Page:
This interview was taken by Lydia Wylie-Kellermann as part of a writing project for Geez Magazine entitled “She is Breathing: Listening for Another World and an End to Empire.” It was published in the Winter Issue.
Lydia Wylie-Kellermann: Where are the moments for you where you are beginning to see a crack in the empire? Where is resurrection alive and being practiced? What is the story that lingers on your heart and keeps you moving forward? Is this the moment we’ve been waiting for? Is another world being birthed before our eyes?
Joanna Shenk: This spring and fall our congregation is engaging in a two-part learning process. In the spring we took a couple months on the theme of Recognizing Structural Sin/Injustice. This fall we’re focusing on Transformation Structural Injustice. Traditionally, Christianity has almost entirely emphasized personal sin — greed, sloth, lust, lying — with little notion of “structural sin” or “systemic evil.” We wanted the congregation to begin to understand that the sin in which we engage is structural or systemic in nature, not personal. It’s encoded in unjust power arrangements that form our economic, political and cultural systems.
So we decided that since structural injustice is relatively invisible to many of us with various kinds of privilege, our first step was to literally see structural sins such as racial and economic injustice. In the spring we honed our moral vision, to begin to see structural injustice and develop a common language and understanding together.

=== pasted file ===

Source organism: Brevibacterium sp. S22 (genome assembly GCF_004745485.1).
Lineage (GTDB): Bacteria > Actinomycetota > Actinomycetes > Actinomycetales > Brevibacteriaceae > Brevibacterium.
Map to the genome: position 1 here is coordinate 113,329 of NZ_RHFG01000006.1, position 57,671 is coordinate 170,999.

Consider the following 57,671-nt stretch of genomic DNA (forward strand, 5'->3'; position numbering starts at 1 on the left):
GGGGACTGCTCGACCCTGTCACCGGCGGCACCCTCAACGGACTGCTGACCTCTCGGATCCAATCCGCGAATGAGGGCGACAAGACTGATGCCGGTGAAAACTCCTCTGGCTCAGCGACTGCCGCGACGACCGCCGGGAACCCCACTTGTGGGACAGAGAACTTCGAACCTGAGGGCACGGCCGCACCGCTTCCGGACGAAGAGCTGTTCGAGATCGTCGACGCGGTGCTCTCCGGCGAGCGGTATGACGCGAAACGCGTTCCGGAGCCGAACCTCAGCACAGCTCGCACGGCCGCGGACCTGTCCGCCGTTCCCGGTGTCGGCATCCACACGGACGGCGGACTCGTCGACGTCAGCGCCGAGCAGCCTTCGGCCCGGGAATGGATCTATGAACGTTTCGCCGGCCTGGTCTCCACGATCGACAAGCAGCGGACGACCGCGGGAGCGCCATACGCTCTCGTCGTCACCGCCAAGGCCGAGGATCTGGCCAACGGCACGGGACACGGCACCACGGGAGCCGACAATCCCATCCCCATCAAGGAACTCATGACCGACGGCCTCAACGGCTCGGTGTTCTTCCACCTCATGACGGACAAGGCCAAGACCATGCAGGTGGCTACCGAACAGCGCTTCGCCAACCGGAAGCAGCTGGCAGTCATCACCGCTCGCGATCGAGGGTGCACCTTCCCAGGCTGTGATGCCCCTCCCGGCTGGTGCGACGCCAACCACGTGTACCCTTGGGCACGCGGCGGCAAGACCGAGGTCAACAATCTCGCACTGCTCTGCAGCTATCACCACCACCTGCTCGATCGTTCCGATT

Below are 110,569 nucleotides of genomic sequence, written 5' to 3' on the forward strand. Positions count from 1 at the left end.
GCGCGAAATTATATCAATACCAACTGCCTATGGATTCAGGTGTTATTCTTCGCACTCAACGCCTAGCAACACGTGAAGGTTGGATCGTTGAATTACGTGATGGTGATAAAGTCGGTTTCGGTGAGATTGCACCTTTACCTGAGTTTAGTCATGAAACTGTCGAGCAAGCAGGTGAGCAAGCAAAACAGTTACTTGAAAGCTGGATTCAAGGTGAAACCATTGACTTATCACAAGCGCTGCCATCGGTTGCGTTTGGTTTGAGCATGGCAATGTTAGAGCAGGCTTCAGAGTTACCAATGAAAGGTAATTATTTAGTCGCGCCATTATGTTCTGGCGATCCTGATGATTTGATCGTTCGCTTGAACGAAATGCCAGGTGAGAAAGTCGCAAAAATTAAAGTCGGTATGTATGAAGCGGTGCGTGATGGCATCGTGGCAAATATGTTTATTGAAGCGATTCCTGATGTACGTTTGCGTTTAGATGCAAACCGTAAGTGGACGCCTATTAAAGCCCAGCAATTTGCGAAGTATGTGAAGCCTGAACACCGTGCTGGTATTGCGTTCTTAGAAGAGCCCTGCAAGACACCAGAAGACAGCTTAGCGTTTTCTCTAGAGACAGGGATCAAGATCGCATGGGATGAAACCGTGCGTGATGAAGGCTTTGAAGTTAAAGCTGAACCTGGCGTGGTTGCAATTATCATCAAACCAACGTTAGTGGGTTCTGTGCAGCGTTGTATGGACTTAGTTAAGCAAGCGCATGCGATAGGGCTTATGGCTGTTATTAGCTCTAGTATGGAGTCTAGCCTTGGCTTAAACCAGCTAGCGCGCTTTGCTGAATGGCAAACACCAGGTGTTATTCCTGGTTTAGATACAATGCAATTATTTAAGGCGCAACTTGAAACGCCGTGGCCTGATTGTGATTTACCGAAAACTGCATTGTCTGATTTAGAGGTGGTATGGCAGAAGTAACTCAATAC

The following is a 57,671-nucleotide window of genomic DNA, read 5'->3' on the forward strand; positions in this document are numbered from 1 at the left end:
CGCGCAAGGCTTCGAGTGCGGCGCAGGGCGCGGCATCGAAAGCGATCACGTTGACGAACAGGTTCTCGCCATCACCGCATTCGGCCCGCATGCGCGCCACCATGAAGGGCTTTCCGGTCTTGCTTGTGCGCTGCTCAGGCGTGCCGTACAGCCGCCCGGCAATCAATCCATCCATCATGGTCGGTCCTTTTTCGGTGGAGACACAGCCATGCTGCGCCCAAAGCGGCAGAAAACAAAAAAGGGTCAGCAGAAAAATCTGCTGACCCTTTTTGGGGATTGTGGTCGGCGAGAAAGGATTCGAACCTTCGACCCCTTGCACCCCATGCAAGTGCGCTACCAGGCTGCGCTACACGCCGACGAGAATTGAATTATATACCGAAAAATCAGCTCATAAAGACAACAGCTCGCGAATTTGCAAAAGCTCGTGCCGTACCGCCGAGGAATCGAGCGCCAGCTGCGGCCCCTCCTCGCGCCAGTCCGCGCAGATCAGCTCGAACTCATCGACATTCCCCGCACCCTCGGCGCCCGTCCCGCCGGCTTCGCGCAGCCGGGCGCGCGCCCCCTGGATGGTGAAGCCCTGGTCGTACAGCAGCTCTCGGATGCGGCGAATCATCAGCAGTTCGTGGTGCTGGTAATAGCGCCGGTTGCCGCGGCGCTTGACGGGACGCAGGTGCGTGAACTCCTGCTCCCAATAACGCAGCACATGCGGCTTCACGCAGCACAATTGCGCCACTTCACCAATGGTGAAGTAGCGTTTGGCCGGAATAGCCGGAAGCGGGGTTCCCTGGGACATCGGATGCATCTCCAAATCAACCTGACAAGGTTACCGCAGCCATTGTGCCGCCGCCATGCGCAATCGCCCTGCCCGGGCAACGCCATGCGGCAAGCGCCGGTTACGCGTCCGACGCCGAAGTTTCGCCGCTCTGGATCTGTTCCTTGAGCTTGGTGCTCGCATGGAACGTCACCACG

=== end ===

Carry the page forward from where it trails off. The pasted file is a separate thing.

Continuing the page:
The second step is to transform ourselves and these structures so that they more closely resemble the realm of God that the Hebrew prophets and Jesus proclaimed. Our fall series, Transforming Structural Injustice, we will begin to explore themes related to this transformation, namely: resilience, resistance, re-imagining, restitution, rebuilding, and recreation.
So often we are hindered in our work for justice due to a lack of awareness of the systems that uphold oppression. By understanding our identities and formation by these systems we are liberated to function in life-giving ways. This means taking responsibility for how we are complicit and naming ways we have been oppressed. Hence our salvation is wrapped up in this ongoing journey of transformation.
It’s exciting to be a part of a congregation that is delving into this work and recognizing how it’s at the core of what it means to follow Jesus. It’s not always comfortable, but we are deepening our relationships with each other and our capacity to be a part of transformation in the world.
Recently when a Black congregation in San Francisco was targeted by racist vandalism our church rallied in support by writing notes of support and collecting an offering for the congregation. Although we have not been connected with them previously, we recognized our solidarity as we fight for a reality in which Black Lives Matter. Out of our study and focus this year, we are able to mobilize and reflect on what it means for our salvation/liberation to be wrapped up with those who are oppressed in our city.